There was a huge barge called ING 4727
that crashed through a levee on the
waterway connecting Pontchartrain with the Mississippi
and roamed through the flooded 9th Ward
like when in Photoshop
you use the eraser tool to
wipe away the lines and marks
on a scanned map!
A levee is never really dry, Don
and water is never happy
All the people born
with anvils in their souls
All the children
that had to work in mines
got TB got black lung
so many died young
All the back breaking work
milling and killing
cleaning up slobs
making the calm life glow for a few
The River of Malice
is one strong force
bread and roses
& every chalice
but did not Martin Luther King
speak of it that hot August day?
Did he not offer the hope that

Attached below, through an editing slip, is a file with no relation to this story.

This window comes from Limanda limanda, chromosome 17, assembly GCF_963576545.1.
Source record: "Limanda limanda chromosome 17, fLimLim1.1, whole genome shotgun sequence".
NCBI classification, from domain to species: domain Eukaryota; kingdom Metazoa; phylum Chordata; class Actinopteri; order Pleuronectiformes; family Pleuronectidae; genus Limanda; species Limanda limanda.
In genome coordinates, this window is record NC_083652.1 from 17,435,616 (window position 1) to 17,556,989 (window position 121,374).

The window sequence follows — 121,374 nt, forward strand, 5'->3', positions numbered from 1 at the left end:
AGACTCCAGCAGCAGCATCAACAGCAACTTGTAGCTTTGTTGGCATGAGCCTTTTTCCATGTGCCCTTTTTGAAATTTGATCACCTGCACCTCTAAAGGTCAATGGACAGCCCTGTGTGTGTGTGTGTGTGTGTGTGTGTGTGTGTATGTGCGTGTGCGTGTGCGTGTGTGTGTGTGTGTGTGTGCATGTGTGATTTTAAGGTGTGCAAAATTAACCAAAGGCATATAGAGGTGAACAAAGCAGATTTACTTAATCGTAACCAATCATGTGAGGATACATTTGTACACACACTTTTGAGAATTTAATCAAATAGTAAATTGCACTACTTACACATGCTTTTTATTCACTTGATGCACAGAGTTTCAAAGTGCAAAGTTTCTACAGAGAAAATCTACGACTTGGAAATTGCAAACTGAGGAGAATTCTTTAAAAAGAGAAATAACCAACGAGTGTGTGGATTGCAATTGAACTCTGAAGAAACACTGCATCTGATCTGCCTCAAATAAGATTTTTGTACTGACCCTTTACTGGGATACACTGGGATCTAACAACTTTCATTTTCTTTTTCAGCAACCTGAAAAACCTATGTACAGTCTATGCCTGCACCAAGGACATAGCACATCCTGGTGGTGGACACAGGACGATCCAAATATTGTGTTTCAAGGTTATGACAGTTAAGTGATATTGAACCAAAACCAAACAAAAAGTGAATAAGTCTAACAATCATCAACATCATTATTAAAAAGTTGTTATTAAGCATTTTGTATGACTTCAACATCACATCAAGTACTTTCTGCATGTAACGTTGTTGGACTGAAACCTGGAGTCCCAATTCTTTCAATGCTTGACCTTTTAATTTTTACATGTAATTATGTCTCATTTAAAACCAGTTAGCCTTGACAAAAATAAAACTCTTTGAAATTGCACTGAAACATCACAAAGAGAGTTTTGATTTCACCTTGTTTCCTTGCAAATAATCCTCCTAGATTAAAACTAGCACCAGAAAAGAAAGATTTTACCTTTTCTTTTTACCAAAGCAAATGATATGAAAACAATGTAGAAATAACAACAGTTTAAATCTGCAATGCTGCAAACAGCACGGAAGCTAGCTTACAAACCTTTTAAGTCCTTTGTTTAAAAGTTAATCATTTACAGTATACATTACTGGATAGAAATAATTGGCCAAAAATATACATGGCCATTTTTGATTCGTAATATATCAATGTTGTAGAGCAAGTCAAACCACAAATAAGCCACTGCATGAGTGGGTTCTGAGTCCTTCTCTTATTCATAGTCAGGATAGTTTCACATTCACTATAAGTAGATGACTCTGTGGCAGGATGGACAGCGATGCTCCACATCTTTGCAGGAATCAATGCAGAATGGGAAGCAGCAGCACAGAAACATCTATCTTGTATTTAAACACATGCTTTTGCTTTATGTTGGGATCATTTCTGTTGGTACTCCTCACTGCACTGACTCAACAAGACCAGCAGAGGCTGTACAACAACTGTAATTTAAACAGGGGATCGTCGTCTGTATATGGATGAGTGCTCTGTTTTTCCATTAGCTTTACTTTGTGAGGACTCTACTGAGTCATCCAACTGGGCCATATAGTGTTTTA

"unearned suffering is redemptive"?
Is it really that? Oh I wish it were!
August '63 was for the "veterans of creative suffering"
-before the time of murder
But 2005 saw unearned suffering
worthy of the days of Poseidon
I Hate FEMA
I hate FEMA
I hate Bush
I hate flooding
I hate war
I hate racism
I hate secret poverty
I hate pollution
I hate class
I hate cluster bombs
I hate depleted uranium
I hate battle fatigue
I hate land mines
I hate poisoned water
I hate hate
O God, O Ra, o Thoth, o Wisdom
shake me free of this cage!
I know Poseidon you are maybe just molecules
or a vast type of electric structure
or perhaps some interconnected sarks of quarks
Whatever you are
I'm singing from a Human Universe
perhaps a bit too Ptolemaic
Maybe you were just trying to build some wetlands?
But we are not crayfish
we are, for better or worse,
sacks of sentient water
about to leave Gaia
for the Pontchartrains of the Beyond